But as the morning went on, the mood darkened.

“I just heard the sound of some windows smashing and people seem very angry,” KUOW’s Orlando de Guzman reported. “This situation looks a lot more uncontrolled and a lot more tense.”

The unions were continuing with their permitted march.

Suddenly, Holden said, there were "a bunch of Seattle Police officers behind us in riot gear. That’s when I realized: how am I going to marshal anything?”

And then the march itself swept into the chaos.

The union march split into two factions. The official protest headed towards Seattle Center for a sit in, KUOW’s Peter Aronson reported. "But many others have headed toward downtown Seattle, regardless of what their marshals were telling them to do.”

It wasn’t just the unions' march. Protesters dressed as sea turtles merged with union protestors and a group of anarchists wearing masks.

Police had orders to clear them all.

“They’ve released tear gas," reported KUOW's Orlando de Guzman. "Smoke in the street. A lot of confusion."

"There is a thick cloud starting to move in front of me," he said.

caption: WTO mural created by Lauren Holloway, Erin Koch, Yoona Lee, Cause B, and Verse Omega.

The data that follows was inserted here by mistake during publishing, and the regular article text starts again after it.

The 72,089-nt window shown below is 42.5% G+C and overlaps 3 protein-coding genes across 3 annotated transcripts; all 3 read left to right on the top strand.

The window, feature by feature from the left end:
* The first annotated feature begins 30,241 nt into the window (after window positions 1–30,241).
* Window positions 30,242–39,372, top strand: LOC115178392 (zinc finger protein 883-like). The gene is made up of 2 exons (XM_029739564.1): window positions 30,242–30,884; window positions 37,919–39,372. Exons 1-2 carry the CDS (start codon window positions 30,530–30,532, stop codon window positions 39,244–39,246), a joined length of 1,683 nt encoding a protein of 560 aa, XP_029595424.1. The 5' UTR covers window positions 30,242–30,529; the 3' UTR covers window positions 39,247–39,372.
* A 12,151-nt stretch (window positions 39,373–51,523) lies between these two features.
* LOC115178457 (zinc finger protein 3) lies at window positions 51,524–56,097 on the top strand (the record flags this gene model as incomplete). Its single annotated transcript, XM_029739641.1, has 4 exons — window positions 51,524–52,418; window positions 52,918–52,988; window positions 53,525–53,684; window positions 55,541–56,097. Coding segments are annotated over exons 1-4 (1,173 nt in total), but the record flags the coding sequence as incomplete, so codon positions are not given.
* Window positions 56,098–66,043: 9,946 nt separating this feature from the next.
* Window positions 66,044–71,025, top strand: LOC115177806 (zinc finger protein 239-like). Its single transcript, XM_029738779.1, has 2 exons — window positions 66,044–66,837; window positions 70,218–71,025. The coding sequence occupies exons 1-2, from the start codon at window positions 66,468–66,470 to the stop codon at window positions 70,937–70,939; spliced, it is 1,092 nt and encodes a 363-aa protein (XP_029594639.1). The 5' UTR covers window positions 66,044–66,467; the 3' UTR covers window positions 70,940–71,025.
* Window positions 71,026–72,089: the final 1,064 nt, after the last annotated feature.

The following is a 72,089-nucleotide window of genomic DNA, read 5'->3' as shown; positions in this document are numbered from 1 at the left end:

Enlarge Icon
WTO mural created by Lauren Holloway, Erin Koch, Yoona Lee, Cause B, and Verse Omega.
Credit: Courtesy of Maggie Soladay


The Protest’s Legacy

“Probably the biggest disappointment was that so much of the media focused on the anarchists and the violence that took place,” said Larry Brown.

Brown was also a marshal on that day. He’s now president of the Washington State Labor Council.

He said their message was buried by the focus on property destruction and the police reaction.

So, what happened to the concerns workers raised on November 30, 1999?

Jacob Vigdor, professor of public policy at the University of Washington, noted that manufacturing jobs continued to shift abroad — not only to Mexico, but to China.

In the 20 years since WTO, China’s imports to Washington ports have tripled. China sends Washington state goods worth ten times what we send to China.

Labor’s fears about family-wage middle class jobs disappearing became an enduring reality.

Only five percent of new households formed in King Country since 1999 have been middle class, according to the county demographer.

It means fewer people can afford to own homes. And more people are struggling to make rent.

The warnings the union protesters were trying to send are now our reality.

Brown said they wanted people to embrace "the idea that we have to level the playing field," so that all workers are paid a living wage, wherever they are.

He said the failure to address the needs of working people has had political and social consequences.

He sees “discontent, which was part of the results we saw in 2016. Where people were so dissatisfied with the idea that our government was not standing up for them.”

You don’t have to look back to see the impact of the WTO protests.

It’s all around us.